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Christopher T. Riviere
Private First Class, United States Marine Corps
Florida State Flag
NEWS RELEASES from the United States Department of Defense
No. 966-06 IMMEDIATE RELEASE
September 27, 2006
Media Contact: (703) 697-5131/697-5132
Public/Industry(703) 428-0711

DoD Identifies Marine Casualty

The Department of Defense announced today the death of a Marine who was supporting Operation Iraqi Freedom.

Private First Class Christopher T. Riviere, 21, of Cooper City, Florida, died September 26, 2006, of wounds received while conducting combat operations against enemy forces in Al Anbar province, Iraq. He was assigned to 2nd Battalion, 3rd Regiment, 3rd Marine Division, III Marine Expeditionary Force, Kaneohe Bay, Hawaii.

Media with questions about this Marine can call the Hawaii public affairs office at (808) 257-8870.



28 September 2006:

A Marine from Cooper City died from wounds he suffered while conducting combat operations in Iraq, the Department of Defense announced Wednesday.

CT Riviere PHOTO

Private First Class Christopher T. Riviere, 21, died Tuesday of wounds he received in Iraq's Al Anbar province, the Department said.

"We weren't even used to him being over there, and then we get this news," said Connie Pie, his aunt.

Riviere was assigned to 2nd Battalion, 3rd Regiment, 3rd Marine Division, III Marine Expeditionary Force, Kaneohe Bay, Hawaii.

"Christopher was an awesome kid. He is an awesome kid," Pie said.

Riviere had been a Marine for barely a year and had spent only nine days in his tour of duty.

"What we do know is that he was just standing guard somewhere. He had his full armor on, and he got hit by sniper bullets," Pie said.

His aunt said Riviere always dreamed of serving his country.

"Chris always wanted to do the best that he could do. He wanted to excel, and he felt that being in the Marines was his way of doing that," Pie said. "He was just very, very proud of himself."

September has been a difficult month for South Florida military families. Riviere is the third serviceman from the area to die this month in Iraq.

Family members said Riviere's loss is difficult, but they do not blame anyone.

"He wasn't forced. He wasn't drafted. He wasnít made to go. He went because that's what he wanted to do," Pie said.

Before he went away to serve in the military, Riviere told his family that one day he would be buried at Arlington National Cemetery in Virginia with the rest of the nation's war heroes. His family will now carry out his wishes.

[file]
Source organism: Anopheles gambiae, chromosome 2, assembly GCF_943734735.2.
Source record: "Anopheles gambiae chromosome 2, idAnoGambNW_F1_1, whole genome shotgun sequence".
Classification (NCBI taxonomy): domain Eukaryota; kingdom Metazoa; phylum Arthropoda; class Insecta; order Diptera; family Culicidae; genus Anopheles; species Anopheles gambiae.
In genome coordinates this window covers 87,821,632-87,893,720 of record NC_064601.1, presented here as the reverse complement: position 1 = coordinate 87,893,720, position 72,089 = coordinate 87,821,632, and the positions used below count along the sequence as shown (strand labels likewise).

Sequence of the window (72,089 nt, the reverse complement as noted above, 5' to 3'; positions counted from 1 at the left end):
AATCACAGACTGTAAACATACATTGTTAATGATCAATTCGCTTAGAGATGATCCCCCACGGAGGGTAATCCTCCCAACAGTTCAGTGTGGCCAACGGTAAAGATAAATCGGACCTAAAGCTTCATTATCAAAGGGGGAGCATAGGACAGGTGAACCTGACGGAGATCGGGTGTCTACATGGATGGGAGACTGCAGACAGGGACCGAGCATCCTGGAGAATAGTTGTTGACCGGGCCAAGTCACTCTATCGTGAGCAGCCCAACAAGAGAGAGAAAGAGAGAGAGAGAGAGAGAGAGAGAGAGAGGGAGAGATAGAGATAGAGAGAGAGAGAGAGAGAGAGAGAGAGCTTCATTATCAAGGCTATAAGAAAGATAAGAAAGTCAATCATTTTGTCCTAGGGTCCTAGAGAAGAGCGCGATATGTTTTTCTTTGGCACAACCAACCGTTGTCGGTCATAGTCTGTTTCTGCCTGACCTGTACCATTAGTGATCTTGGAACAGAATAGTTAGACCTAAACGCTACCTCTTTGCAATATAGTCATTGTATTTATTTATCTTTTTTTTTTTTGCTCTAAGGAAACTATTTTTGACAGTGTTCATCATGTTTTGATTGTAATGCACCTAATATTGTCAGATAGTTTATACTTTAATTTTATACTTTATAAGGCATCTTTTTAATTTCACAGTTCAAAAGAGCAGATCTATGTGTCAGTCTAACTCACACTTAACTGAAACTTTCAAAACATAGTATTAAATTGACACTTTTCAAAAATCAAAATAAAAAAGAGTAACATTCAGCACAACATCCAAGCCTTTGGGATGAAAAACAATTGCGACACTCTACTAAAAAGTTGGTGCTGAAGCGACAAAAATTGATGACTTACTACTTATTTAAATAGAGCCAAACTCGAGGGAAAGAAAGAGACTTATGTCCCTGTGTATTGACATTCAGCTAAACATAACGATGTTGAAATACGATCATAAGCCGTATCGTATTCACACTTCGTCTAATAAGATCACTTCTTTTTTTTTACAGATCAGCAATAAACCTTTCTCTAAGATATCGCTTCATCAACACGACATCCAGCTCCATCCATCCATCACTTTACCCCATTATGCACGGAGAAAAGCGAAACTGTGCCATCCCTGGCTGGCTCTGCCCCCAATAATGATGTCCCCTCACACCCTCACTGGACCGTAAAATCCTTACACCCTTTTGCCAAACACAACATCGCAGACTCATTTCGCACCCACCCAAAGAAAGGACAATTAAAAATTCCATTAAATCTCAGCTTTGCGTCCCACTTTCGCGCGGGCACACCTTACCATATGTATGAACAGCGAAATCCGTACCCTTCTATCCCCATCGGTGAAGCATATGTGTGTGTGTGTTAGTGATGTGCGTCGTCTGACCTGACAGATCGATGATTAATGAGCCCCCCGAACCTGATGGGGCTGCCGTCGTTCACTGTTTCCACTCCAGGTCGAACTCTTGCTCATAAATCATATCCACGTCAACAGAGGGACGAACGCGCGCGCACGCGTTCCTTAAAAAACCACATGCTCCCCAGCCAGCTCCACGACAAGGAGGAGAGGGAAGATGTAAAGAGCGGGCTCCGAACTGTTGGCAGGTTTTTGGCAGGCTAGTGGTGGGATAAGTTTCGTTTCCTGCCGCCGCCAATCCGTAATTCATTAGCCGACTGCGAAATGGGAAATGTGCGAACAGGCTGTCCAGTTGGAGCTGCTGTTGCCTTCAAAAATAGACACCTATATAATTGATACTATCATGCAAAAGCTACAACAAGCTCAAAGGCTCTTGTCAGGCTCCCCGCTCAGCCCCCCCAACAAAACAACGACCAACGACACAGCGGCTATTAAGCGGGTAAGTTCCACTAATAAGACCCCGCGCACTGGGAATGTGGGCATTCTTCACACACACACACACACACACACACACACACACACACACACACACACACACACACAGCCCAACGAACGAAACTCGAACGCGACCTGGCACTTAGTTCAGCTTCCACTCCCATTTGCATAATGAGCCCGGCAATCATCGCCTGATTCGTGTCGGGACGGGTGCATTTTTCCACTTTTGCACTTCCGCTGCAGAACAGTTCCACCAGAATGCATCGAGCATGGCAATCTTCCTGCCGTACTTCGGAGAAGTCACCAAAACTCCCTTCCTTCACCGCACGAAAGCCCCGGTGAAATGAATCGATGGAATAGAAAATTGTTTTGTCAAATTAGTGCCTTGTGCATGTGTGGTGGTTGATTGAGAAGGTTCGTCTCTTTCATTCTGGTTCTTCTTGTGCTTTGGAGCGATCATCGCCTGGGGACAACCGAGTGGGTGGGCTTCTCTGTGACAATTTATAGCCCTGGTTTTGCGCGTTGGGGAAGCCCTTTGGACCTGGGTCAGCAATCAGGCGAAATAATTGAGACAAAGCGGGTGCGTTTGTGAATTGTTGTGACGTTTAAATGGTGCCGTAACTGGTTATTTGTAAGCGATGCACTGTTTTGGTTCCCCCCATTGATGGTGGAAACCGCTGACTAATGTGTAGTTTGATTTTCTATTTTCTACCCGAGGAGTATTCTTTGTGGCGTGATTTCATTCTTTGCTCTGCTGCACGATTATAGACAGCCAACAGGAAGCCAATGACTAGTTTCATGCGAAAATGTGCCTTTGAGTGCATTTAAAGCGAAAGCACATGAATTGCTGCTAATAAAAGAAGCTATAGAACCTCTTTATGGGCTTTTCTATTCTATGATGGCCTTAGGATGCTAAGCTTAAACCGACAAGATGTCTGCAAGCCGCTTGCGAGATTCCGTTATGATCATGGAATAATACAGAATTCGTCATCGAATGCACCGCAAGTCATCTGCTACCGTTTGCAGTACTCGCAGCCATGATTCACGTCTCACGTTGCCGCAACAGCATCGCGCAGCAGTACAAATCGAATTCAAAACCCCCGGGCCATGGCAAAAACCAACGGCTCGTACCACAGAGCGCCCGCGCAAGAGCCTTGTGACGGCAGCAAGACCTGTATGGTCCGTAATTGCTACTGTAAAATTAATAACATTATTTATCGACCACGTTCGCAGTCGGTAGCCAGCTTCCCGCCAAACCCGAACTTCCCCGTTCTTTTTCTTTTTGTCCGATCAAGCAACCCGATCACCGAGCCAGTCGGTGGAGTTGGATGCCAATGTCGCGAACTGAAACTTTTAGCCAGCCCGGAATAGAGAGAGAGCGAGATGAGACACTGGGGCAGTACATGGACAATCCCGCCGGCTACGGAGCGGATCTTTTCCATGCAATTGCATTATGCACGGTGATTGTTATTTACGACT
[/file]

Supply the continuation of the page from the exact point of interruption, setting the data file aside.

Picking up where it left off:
Marine Private First Class Christopher T. Riviere was in Iraq for less than a month.

He had finished boot camp in Parris Island, South Carolina, then was stationed in Kaneohe Bay, Hawaii. In September, he went to Iraq.

On Wednesday, the U.S. Department of Defense announced Riviere's death.

He died on Tuesday during combat in Al Anbar province. Riviere was providing security when he was shot, according to his base in Hawaii.

Aunt Connie Pie said a sniper killed Riviere.

''It doesn't even feel real right now,'' Pie said.

Friends and family filled Riviere's Cooper City home on Wednesday night. His black Chevy truck still sat in the front driveway, a U.S. Marine Corps sticker on the back window.

''He wanted to be something, and he loved his country. He was a good kid, and this was a great opportunity. Back then, we thought so anyway,'' Pie said.

Riviere had celebrated his 21st birthday oCooper City Marine was killed by sniper in Iraq while providing security

By Hemmy So 
South Florida Sun-Sentinel 
Posted September 29 2006 
 

A long-range sniper bullet fatally pierced the chest of a 21-year-old Cooper City Marine in Iraq on Tuesday, the man's relatives said.

The gunfire hit Pfc. Christopher Riviere while he was providing security in Al Anbar province, military officials announced.
 
 

LocalLinks 

"He had no chance to take out his weapon and defend himself," said Connie Pie, Riviere's aunt. "He got shot by a madman. No, even worse -- a coward."

He died after being transported to a military hospital in Kuwait, family members said.

Marine spokesman 1st Lt. Binford Strickland called the incident "random," saying that even when military personnel are in areas considered low risk, they can be attacked.

Riviere had served in Iraq for just nine days.

At least 30 service members from South Florida have died in Iraq and Afghanistan since 2002. This month alone, three South Floridans have fallen in Iraq.